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US ambassador plays down Trump's UK in 'turmoil' comment

12 July 2018

This was too close to the European Union for "Hard Brexiteers" such as David Davis - as many in her party have made clear in the days since and the likes of Johnson, who campaigned for Brexit and has been one of its most passionate cheerleaders since.

That business-friendly Brexit proposal was only agreed by her cabinet last Friday after two years of wrangling since Britons voted to leave the bloc in a 2016 referendum.

"I get along with her very well, I have a very good relationship", he said.

"But we will do this in a way which will be a smooth and orderly Brexit, a Brexit that protects jobs, protects livelihoods and also meets our commitment to no hard border" between the U.K.'s Northern Ireland and European Union member Ireland, she said.

Mrs May is pressing on with her Brexit plan, shrugging off the resignations of two senior ministers and the anger of eurosceptic lawmakers in her Conservative Party who have accused her of betraying her pledge of a clean break with the EU.

The Prime Minister is alleged to have blocked a suggested change from one of her ministers during the away day because it had already been approved by the German Chancellor.

Mr Buckland added that there had been a realisation that "we all hang together or we all hang separately". "Dreaming of a world that had turned out differently is not enough", former Conservative leader William Hague, an influential voice in the party, wrote in The Daily Telegraph.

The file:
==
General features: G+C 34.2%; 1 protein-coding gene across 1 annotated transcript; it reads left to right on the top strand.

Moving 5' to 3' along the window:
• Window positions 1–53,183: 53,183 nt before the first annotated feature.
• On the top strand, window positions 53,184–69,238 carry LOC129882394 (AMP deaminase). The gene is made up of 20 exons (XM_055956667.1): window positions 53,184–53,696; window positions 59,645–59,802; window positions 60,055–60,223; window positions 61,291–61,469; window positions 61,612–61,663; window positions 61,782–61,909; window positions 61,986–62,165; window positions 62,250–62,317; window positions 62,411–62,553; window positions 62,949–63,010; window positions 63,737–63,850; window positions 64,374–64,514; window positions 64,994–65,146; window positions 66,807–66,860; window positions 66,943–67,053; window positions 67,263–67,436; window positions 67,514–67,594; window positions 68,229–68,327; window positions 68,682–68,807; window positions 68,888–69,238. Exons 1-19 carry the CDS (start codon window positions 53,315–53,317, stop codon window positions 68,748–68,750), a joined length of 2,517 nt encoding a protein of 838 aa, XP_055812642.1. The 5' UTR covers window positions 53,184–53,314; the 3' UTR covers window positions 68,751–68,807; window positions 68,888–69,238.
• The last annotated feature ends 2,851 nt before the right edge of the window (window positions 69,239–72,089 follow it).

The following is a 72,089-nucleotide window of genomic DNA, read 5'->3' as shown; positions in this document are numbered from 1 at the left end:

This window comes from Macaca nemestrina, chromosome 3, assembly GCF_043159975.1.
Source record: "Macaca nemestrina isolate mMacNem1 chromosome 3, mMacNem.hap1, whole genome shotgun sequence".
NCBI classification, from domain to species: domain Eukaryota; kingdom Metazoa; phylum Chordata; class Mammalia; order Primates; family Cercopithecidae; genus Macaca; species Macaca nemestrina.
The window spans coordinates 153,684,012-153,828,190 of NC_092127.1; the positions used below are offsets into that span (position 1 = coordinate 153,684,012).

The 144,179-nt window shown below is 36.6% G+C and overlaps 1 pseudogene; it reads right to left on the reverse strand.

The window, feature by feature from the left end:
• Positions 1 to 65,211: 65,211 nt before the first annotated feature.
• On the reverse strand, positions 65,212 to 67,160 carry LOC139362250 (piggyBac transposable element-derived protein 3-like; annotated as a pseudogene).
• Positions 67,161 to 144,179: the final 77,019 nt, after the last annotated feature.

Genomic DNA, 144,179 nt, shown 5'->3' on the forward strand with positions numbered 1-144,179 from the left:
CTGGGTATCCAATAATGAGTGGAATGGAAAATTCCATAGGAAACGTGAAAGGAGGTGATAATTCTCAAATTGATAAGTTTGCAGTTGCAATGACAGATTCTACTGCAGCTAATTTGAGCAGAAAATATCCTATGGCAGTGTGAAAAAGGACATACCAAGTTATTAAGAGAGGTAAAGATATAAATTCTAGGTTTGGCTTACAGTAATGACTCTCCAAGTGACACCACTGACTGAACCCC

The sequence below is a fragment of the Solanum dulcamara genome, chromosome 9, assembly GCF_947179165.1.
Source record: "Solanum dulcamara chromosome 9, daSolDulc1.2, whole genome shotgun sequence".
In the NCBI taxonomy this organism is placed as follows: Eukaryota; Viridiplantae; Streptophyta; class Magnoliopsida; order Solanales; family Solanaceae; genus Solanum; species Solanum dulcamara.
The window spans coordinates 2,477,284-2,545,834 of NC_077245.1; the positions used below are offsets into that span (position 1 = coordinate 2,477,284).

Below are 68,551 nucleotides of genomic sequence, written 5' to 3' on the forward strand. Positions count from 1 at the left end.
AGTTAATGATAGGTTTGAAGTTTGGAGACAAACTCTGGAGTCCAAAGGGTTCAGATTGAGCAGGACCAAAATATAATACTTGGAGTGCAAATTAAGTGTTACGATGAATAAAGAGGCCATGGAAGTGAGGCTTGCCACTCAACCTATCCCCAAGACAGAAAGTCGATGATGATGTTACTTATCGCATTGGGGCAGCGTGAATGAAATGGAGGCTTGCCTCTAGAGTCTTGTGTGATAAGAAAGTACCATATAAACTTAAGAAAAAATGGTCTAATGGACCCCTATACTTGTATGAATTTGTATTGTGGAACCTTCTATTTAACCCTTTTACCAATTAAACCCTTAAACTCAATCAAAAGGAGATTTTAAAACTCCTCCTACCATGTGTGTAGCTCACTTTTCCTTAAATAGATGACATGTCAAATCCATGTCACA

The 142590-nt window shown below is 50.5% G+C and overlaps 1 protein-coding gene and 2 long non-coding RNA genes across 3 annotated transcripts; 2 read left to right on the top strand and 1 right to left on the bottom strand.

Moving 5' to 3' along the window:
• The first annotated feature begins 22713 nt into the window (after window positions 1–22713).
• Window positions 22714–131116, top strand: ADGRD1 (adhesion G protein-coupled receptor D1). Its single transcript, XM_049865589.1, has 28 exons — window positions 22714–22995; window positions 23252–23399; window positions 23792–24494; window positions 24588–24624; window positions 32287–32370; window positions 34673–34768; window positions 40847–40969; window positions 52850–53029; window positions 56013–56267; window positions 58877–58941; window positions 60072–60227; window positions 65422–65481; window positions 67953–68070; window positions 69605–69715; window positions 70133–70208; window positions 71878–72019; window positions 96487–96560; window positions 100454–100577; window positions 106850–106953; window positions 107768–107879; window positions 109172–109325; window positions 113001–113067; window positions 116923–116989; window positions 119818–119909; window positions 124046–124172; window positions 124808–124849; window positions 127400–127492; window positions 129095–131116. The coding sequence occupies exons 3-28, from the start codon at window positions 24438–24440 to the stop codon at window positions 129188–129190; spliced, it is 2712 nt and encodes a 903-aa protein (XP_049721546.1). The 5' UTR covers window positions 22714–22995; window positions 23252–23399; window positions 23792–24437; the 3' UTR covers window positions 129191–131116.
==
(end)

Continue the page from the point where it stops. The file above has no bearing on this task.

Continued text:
Ambassador Johnson sought to play down Trump's comments.

That will infuriate many Brexiteers - indeed, it is what forced David Davis, Boris Johnson and Steve Baker to quit Government.

Davis told May in a letter that the government's proposals for close trade and customs ties "will leave us in at best a weak negotiating position, and possibly an inescapable one".

May responded that she was "sorry and a little surprised" by his decision but said she accepted it was necessary "if you are not able to provide the support we need to secure this deal in the interests of the United Kingdom".

"If the tails risks of a snap election or hard Brexit are averted, we see room for GBP to chew into its heavy risk premium, which favours buying into dips near 1.32", says Mark McCormick, North American head of FX strategy at TD Securities.

Meanwhile, Justice Secretary David Gauke warned Tory Eurosceptics that a "no deal" Brexit was "not an attractive option at all".

"I think that's why Brexit happened", he said, noting that Britain was "a pretty hot spot right now with a lot of resignations".

U.S. Ambassador to the United Kingdom Robert "Woody" Johnson IV said President Trump put America's global relations and Europe's own security "in perspective" with his tough talk at the North Atlantic Treaty Organisation summit.

US ambassador plays down Trump's UK in 'turmoil' comment